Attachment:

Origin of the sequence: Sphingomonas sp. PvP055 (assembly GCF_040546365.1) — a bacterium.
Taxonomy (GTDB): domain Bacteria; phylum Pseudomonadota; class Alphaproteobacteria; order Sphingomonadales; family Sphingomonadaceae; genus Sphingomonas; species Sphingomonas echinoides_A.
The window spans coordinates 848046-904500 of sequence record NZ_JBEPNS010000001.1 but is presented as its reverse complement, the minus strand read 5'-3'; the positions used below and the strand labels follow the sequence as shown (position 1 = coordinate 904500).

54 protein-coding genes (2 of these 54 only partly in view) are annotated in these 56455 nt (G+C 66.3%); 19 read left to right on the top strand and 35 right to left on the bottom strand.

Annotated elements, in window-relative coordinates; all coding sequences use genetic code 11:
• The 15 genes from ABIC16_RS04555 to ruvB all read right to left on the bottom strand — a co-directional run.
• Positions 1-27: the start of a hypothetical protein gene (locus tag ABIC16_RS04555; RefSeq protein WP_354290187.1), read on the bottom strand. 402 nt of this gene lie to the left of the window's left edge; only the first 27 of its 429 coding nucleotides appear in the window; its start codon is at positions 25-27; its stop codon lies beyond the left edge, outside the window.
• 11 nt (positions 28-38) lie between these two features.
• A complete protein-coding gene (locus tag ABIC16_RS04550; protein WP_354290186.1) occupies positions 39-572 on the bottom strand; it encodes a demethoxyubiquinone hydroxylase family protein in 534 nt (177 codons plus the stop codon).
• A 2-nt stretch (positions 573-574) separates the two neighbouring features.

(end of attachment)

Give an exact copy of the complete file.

Origin of the sequence: Sphingomonas sp. PvP055 (assembly GCF_040546365.1) — a bacterium.
Taxonomy (GTDB): domain Bacteria; phylum Pseudomonadota; class Alphaproteobacteria; order Sphingomonadales; family Sphingomonadaceae; genus Sphingomonas; species Sphingomonas echinoides_A.
The window spans coordinates 848046-904500 of sequence record NZ_JBEPNS010000001.1 but is presented as its reverse complement, the minus strand read 5'-3'; the positions used below and the strand labels follow the sequence as shown (position 1 = coordinate 904500).

54 protein-coding genes (2 of these 54 only partly in view) are annotated in these 56455 nt (G+C 66.3%); 19 read left to right on the top strand and 35 right to left on the bottom strand.

Annotated elements, in window-relative coordinates; all coding sequences use genetic code 11:
• The 15 genes from ABIC16_RS04555 to ruvB all read right to left on the bottom strand — a co-directional run.
• Positions 1-27: the start of a hypothetical protein gene (locus tag ABIC16_RS04555; RefSeq protein WP_354290187.1), read on the bottom strand. 402 nt of this gene lie to the left of the window's left edge; only the first 27 of its 429 coding nucleotides appear in the window; its start codon is at positions 25-27; its stop codon lies beyond the left edge, outside the window.
• 11 nt (positions 28-38) lie between these two features.
• A complete protein-coding gene (locus tag ABIC16_RS04550; protein WP_354290186.1) occupies positions 39-572 on the bottom strand; it encodes a demethoxyubiquinone hydroxylase family protein in 534 nt (177 codons plus the stop codon).
• A 2-nt stretch (positions 573-574) separates the two neighbouring features.